Seen as an also-ran chip player throughout 2022 and the first half of 2023, Intel (INTC) has suddenly programmed itself back into the good graces of Mr. Market.
Intel’s stock is up 13% in December compared to a 4.5% gain for the S&P 500, according to Yahoo Finance data. The company’s chief rival Nvidia (NVDA) has seen its stock cool a bit after a blistering year, logging a 5.3% advance on the month, while AMD (AMD) shares have jumped 18%.
Shares of Intel are up 91% year to date. In 2022, the stock plunged 48% amid a series of quarterly disappointments and product setbacks.
Despite the impressive price appreciation, Intel’s market cap is still well short of its main competitors that investors continue to view as ahead in the AI chips race.
Intel’s market cap currently stands at $212 billion, below AMD’s $231.7 billion and Nvidia’s $1.22 trillion, per Yahoo Finance comparison analysis.
At this point, Intel’s shareholders will likely take the gains following several years of product delays and deep restructurings.
The company’s strong December showing in the market reflects a few factors.
On Tuesday, Israel’s government awarded Intel a $3.2 billion grant for a $25 billion chip plant it intends to construct in southern Israel. The investment — part of CEO Pat Gelsinger’s efforts to build new plants to produce chips for other semiconductor players — is reportedly the largest ever by a company in Israel.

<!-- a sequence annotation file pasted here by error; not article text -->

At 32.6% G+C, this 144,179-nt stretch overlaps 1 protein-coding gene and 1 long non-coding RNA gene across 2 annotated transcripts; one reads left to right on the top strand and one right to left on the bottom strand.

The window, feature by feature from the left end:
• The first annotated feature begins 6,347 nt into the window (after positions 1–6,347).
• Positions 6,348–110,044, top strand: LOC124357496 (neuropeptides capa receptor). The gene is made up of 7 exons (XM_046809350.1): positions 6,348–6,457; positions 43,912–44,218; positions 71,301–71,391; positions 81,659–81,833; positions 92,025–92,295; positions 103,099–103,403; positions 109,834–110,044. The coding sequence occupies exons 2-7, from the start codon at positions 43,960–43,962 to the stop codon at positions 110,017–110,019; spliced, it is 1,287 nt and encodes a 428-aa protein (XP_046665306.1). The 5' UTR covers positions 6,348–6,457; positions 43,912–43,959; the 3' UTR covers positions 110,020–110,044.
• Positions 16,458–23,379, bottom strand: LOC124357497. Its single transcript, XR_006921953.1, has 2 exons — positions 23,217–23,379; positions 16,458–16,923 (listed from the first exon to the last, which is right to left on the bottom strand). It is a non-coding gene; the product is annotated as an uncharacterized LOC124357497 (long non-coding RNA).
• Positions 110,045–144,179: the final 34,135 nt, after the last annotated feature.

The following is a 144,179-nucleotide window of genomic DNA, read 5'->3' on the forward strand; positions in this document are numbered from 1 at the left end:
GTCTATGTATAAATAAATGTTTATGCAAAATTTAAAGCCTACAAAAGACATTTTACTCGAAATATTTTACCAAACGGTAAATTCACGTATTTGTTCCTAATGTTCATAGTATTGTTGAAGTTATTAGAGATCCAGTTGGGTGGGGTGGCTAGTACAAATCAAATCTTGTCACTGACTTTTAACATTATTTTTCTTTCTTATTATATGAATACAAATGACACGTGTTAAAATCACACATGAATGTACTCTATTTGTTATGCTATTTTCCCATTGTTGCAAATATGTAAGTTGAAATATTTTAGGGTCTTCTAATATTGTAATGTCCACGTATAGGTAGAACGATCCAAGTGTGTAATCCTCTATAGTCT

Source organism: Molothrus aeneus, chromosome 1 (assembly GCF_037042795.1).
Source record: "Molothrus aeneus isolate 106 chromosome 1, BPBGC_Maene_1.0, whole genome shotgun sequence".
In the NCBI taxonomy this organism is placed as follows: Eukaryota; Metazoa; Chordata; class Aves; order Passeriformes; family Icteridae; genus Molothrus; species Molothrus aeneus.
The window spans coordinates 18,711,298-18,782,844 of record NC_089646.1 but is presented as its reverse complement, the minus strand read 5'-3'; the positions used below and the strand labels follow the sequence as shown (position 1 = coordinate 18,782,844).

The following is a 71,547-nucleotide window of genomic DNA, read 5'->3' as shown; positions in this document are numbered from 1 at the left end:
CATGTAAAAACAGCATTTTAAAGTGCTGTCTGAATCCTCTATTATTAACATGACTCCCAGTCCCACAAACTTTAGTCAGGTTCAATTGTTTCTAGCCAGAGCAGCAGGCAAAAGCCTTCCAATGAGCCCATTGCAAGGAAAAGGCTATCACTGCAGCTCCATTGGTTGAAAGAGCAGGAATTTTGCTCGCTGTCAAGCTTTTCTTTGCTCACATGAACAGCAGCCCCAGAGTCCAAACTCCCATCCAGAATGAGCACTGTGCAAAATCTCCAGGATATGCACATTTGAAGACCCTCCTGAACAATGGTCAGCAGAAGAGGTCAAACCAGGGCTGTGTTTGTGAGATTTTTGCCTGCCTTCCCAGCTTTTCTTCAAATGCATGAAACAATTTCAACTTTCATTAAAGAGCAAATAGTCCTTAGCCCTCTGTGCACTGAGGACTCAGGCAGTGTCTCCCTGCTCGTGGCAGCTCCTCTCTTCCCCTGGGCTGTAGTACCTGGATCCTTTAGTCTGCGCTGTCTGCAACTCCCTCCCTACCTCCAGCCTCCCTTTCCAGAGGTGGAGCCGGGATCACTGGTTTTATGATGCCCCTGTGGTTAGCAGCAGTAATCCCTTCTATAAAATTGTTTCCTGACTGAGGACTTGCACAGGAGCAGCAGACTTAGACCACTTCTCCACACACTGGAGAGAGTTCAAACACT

Intel currently employs 11,700 people in Israel. The company says it has invested more than $50 billion in the country over the last 50 years.
Meantime, Intel is fresh off some good products news for a change.
A week ago, Intel showcased a range of AI focused products and services. On display was Gaudi3, an artificial intelligence chip for generative AI software. The chip will officially launch next year.
Intel also showed off its Core Ultra processor that will target the emerging AI PC market.
The Street is hopeful the new chips will drive stronger sales and profits in 2024 amid the AI boom.
“The team is in a unique position to help unlock AI technology/capabilities across the different end devices given its broad compute product portfolio, software solutions, extensive ecosystem, and R&D scale,” JP Morgan analyst Harlan Sur said in a client note.
Gelsinger told Yahoo Finance Live he is ramping up production of these new chips like “crazy” (see above video) to be the dominant player in artificial intelligence.
“Only a couple of companies in the world can do this, and only one in the Western world and that’s Intel. So with that, we see a lot of market value creation yet in front of us. We’re still well undervalued compared to many peers, even as we’ve made good progress this year.” Gelsinger added. “So I see a lot of opportunities for us to create value for our customers, to create value for our shareholders.”
Investors appear to be betting on just that.
Brian Sozzi is Yahoo Finance’s Executive Editor. Follow Sozzi on Twitter/X @BrianSozzi and on LinkedIn. Tips on deals, mergers, activist situations, or anything else? Email firstname.lastname@example.org.
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